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Review: Harry Potter and the Prisoner of Azkaban (2004)

Harry Potter and the Prisoner of Azkaban (2004)

Directed by: Alfonso Cuarón
Premise: The third film in the Harry Potter series. A charismatic new instructor (David Thewlis) begins teaching at Hogwarts and a murderer (Gary Oldman) with ties to Harry Potter escapes from Azkaban prison.
What Works: In ongoing film franchises, third chapters tend to be defining moments that determine the course of the rest of a series. Third installments that continue to be more of the same, such as Transformers: Dark of the Moon or Star Trek III: The Search for Spock, seal the franchise’s style and effectively lock up its creative possibilities. This often leads to gimmicks, such as the addition of Richard Pryor to the cast of Superman III or the 3-D effects of Friday the 13th Part III. But third chapters like A Nightmare on Elm Street 3: Dream Warriors or Escape from the Planet of the Apes take their respective series’ in new directions, imbuing the franchise with new creative life, and sometimes saving them in the process. Harry Potter and the Prisoner of Azkaban is such a film. Although its characters and settings are consistent with the two previous films, director Alfonso Cuarón brings a unique visual style to this picture. Picking up on the gothic undertones of the series, The Prisoner of Azkaban uses creative lighting and camera techniques that make effective use of darkness and shadow. Day light scenes are tempered by cool, grey tones and the creatures have a wildness and a danger to them that makes the fantastical world credible. These visual flourishes match the film’s broader scope and The Prisoner of Azkaban opens and deepens the Harry Potter mythology, making it richer and more complicated. The mystery of this film breaks through the domestic and scholastic barriers that defined the first two films, broadening the story by connecting the inner workings of the school to social and political structures on the fantasy world. Even though the film does not spend much time in those new environments, The Prisoner of Azkaban does make that canvas bigger, which future films in the series are able to build upon.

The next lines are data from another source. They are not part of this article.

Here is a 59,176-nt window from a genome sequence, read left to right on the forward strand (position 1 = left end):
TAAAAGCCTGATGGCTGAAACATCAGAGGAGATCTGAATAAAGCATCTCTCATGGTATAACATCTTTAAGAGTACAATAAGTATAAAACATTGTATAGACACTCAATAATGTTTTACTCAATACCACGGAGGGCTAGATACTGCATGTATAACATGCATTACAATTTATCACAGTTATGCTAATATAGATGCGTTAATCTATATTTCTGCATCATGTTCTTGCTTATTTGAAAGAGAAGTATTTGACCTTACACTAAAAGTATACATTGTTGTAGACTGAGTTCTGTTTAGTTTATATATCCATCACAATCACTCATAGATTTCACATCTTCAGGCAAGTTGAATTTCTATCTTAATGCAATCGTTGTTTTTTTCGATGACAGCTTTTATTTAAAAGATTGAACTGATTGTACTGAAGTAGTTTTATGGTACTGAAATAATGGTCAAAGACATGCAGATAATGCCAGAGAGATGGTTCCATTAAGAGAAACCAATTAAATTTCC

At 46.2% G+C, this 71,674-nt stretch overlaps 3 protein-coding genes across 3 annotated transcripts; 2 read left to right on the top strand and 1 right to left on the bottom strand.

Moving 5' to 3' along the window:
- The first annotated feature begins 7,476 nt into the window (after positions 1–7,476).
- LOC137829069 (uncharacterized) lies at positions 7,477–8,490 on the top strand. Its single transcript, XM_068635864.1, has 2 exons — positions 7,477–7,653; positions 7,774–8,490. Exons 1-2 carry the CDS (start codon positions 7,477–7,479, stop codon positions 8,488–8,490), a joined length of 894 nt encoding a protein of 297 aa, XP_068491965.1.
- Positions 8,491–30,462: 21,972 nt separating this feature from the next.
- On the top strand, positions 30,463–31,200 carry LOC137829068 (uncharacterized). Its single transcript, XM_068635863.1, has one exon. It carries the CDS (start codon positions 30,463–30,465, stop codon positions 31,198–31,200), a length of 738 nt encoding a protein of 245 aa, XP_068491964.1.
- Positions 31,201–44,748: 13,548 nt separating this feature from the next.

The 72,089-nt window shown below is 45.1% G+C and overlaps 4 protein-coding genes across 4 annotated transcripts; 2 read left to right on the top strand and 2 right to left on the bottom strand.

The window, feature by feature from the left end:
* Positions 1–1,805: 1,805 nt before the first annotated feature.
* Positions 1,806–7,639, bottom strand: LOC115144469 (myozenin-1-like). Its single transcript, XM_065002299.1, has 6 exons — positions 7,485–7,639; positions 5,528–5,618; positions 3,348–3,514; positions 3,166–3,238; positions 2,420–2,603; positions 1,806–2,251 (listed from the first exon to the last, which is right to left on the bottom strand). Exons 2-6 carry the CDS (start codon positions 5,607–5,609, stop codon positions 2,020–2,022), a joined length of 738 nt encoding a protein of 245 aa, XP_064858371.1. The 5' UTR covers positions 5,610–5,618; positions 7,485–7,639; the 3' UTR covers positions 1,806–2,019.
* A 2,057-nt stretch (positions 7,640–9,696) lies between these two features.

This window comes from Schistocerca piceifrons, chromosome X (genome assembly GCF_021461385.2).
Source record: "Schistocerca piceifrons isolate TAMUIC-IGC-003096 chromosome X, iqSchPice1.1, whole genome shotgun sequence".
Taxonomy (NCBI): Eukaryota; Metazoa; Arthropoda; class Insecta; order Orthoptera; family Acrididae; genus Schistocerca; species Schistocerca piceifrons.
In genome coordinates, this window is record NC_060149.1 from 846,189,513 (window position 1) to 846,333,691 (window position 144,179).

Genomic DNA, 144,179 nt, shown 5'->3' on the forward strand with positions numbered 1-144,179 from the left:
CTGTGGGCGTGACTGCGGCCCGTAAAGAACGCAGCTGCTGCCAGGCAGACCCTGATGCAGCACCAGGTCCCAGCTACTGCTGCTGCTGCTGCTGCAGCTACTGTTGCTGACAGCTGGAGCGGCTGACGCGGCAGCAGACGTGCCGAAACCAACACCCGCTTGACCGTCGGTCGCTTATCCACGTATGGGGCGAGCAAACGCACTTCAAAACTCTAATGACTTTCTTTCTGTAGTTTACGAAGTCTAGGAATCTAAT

What Doesn’t: Prisoner of Azkaban is far from perfect. Although it has a more mature texture, the plotting of this film is as spotty as the previous Harry Potter adventures. Gary Oldman plays the mysterious Sirius Black and Oldman is underused in the film. The mystery of Sirius Black and his true allegiance is built on misinformation on Harry’s part and there is not much buildup to the confrontation and reversal that occurs in the climax. The secret of David Thewlis’ character is really a red herring and when it comes to bear on the story it plays like a contrivance to get the filmmakers out of a narrative corner.
DVD extras: The two-disc edition includes deleted scenes, featurettes, interviews, an image gallery, and trailers.
Bottom Line: Harry Potter and the Prisoner of Azkaban is a good film, despite some of its narrative flaws. The creative style and the expansion of the Harry Potter universe pushes the franchise into new and exciting places that makes this a new beginning for the series.  

Episode: #349 (July 24, 2011)